Turkish Prime Minister Recep Tayyip Erdogan’s recent visit to Iran has highlighted once again the delicate balancing act Erdogan is playing in seeking to overthrow the Ba’athist regime in Syria without dragging Turkey into a disastrous regional war. Given that Iran is Turkey’s second-largest supplier of gas, Mr. Erdogan cannot afford a conflict with Iran over Syria, despite Mr. Erdogan’s inflammatory rhetoric for Western benefit. So one might ask, what does Mr. Erdogan hope to gain from the fall of the Assad regime that justifies the risk he is taking in backing various Syrian rebel groups and lobbying the West to provide military and other assistance to these same groups?
Syria has always been something of an enigma to Western observers and Syrian authorities have worked to keep it that way. It has maintained closer ties to Iran, Russia and former Soviet Socialist republics than to the West, and has steadfastly maintained its bellicose stance towards Israel, even as Egypt and Jordan have engaged in peaceful dialogue. Since 1973, Syria has avoided direct military action against Israel, choosing instead to play a careful behind-the-curtain role, using Lebanon as a proxy state to launch terror operations against Israel while attempting to avoid a full-fledged war. The outside world, especially neighboring Israel, remains somewhat mysterious to the average Syrian without the means to travel to countries with open media access. At the UN crossing on the Golan Heights from Israel into Syria, UN peacekeepers even search the belongings of UN personnel to ensure that nothing with Hebrew writing crosses the checkpoint.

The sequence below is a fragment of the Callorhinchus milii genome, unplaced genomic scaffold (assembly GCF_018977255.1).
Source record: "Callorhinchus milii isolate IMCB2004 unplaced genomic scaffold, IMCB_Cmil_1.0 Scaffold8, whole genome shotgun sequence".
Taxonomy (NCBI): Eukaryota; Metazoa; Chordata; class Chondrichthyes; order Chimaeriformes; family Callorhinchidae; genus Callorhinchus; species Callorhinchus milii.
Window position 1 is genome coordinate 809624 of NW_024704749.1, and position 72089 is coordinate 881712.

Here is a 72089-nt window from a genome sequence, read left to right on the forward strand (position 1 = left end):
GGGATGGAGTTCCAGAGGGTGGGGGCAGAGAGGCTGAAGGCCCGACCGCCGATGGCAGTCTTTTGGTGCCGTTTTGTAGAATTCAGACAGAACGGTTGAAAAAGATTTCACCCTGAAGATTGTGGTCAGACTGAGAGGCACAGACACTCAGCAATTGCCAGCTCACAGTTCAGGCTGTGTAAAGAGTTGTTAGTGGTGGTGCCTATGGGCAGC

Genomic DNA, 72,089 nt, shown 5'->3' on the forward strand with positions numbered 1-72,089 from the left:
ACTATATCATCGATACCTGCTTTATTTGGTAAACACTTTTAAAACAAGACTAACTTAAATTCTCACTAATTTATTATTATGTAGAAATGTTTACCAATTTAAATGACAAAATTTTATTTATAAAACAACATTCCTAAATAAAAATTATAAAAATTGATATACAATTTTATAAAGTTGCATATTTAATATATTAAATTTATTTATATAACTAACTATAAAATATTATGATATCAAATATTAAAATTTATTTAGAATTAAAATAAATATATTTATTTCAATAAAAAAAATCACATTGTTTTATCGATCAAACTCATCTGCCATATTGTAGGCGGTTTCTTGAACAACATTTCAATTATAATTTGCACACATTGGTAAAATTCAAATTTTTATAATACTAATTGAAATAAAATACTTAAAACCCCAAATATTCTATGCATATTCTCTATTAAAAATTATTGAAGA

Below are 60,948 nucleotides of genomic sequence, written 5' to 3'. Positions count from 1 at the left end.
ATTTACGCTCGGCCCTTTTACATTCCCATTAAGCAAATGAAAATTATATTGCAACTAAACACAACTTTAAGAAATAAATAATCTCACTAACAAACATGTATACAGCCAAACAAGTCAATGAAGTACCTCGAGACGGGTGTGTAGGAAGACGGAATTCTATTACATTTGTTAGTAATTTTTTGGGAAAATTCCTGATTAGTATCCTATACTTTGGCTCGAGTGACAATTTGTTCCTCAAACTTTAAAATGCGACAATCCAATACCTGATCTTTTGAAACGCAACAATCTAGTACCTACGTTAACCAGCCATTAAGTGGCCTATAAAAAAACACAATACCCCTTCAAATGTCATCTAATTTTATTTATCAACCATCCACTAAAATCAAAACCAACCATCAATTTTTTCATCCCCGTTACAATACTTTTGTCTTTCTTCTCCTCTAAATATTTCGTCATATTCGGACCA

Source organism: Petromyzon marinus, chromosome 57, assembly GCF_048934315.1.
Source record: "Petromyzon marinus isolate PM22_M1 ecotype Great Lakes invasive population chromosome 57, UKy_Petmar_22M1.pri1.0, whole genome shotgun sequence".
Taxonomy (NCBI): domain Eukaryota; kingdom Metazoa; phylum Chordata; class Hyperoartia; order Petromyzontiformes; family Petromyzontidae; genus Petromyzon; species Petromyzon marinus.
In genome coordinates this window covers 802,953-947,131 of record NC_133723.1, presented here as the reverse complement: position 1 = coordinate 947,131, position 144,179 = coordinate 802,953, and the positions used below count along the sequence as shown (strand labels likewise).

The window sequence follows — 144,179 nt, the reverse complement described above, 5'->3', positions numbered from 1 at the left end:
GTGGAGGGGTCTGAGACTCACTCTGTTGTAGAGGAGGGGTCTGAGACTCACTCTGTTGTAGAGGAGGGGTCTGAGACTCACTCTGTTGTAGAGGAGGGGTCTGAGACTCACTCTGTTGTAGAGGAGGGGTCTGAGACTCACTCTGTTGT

In keeping with Zionist tradition, the Western media has paid most of its attention to Syria in the context of Israel, largely ignoring Syria’s northern border with Turkey. For years, the Turkish government built strong ties with Israel and the West was happy to let both countries contain Syria, at least in terms of policy planning in the region. As long as there were no catastrophic events or advertised harboring of international terrorists, Syria has been largely left to its own devices. The human rights of the Syrian people were not at the top of any NATO-member’s agenda, least of all the Turkish government’s. In fact, for decades the Turkish government was willing to use force to keep Syria in check, and other long-time Turkish enemies, like Greece, cultivated ties with Syria in large part to needle Turkey into committing human rights abuses against Kurds that tarnished Turkey’s image internationally.
Turkey has long had problems with its neighbor Syria, with whom it has been at loggerheads over many issues, including but not limited to a longstanding territorial dispute over Turkey’s annexation of Hatay province in 1939, and Syria’s policy of harboring of Kurdish PKK terrorists, including the now imprisoned PKK leader Abdullah Öcalan . Before Mr. Erdogan came to power, Turkey dealt with the Syria problem by relying on a combination of cooperation with Israel to squeeze Syria on two fronts, while also building huge dams along the Tigris and Euphrates rivers that allow Turkey to control Syrian access to fresh water. In a dry region like the Middle East, control of water sources translates into absolute power, as we have seen in Israel where the government refuses to relinquish control of the West Bank because of the aquifer beneath. Water means survival and is arguably more precious than oil.